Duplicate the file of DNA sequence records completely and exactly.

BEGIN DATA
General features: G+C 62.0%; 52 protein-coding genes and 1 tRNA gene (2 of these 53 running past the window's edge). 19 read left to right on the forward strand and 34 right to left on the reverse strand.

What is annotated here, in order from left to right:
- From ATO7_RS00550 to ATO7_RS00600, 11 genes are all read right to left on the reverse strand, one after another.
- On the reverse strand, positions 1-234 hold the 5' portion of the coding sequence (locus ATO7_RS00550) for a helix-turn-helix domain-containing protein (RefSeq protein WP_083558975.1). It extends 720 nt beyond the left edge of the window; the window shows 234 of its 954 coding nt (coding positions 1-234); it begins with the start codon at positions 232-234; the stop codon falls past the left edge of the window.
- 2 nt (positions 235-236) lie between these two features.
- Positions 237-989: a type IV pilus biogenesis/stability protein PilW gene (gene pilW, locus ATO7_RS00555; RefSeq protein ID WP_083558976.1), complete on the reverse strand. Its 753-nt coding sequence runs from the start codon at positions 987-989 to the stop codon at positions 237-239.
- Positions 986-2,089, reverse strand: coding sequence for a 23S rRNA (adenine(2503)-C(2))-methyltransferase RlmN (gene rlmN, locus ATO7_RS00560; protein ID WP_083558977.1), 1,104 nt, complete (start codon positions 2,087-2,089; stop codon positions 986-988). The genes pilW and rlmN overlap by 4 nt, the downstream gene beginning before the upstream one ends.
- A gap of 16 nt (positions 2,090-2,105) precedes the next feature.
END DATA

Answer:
General features: G+C 62.0%; 52 protein-coding genes and 1 tRNA gene (2 of these 53 running past the window's edge). 19 read left to right on the forward strand and 34 right to left on the reverse strand.

What is annotated here, in order from left to right:
- From ATO7_RS00550 to ATO7_RS00600, 11 genes are all read right to left on the reverse strand, one after another.
- On the reverse strand, positions 1-234 hold the 5' portion of the coding sequence (locus ATO7_RS00550) for a helix-turn-helix domain-containing protein (RefSeq protein WP_083558975.1). It extends 720 nt beyond the left edge of the window; the window shows 234 of its 954 coding nt (coding positions 1-234); it begins with the start codon at positions 232-234; the stop codon falls past the left edge of the window.
- 2 nt (positions 235-236) lie between these two features.
- Positions 237-989: a type IV pilus biogenesis/stability protein PilW gene (gene pilW, locus ATO7_RS00555; RefSeq protein ID WP_083558976.1), complete on the reverse strand. Its 753-nt coding sequence runs from the start codon at positions 987-989 to the stop codon at positions 237-239.
- Positions 986-2,089, reverse strand: coding sequence for a 23S rRNA (adenine(2503)-C(2))-methyltransferase RlmN (gene rlmN, locus ATO7_RS00560; protein ID WP_083558977.1), 1,104 nt, complete (start codon positions 2,087-2,089; stop codon positions 986-988). The genes pilW and rlmN overlap by 4 nt, the downstream gene beginning before the upstream one ends.
- A gap of 16 nt (positions 2,090-2,105) precedes the next feature.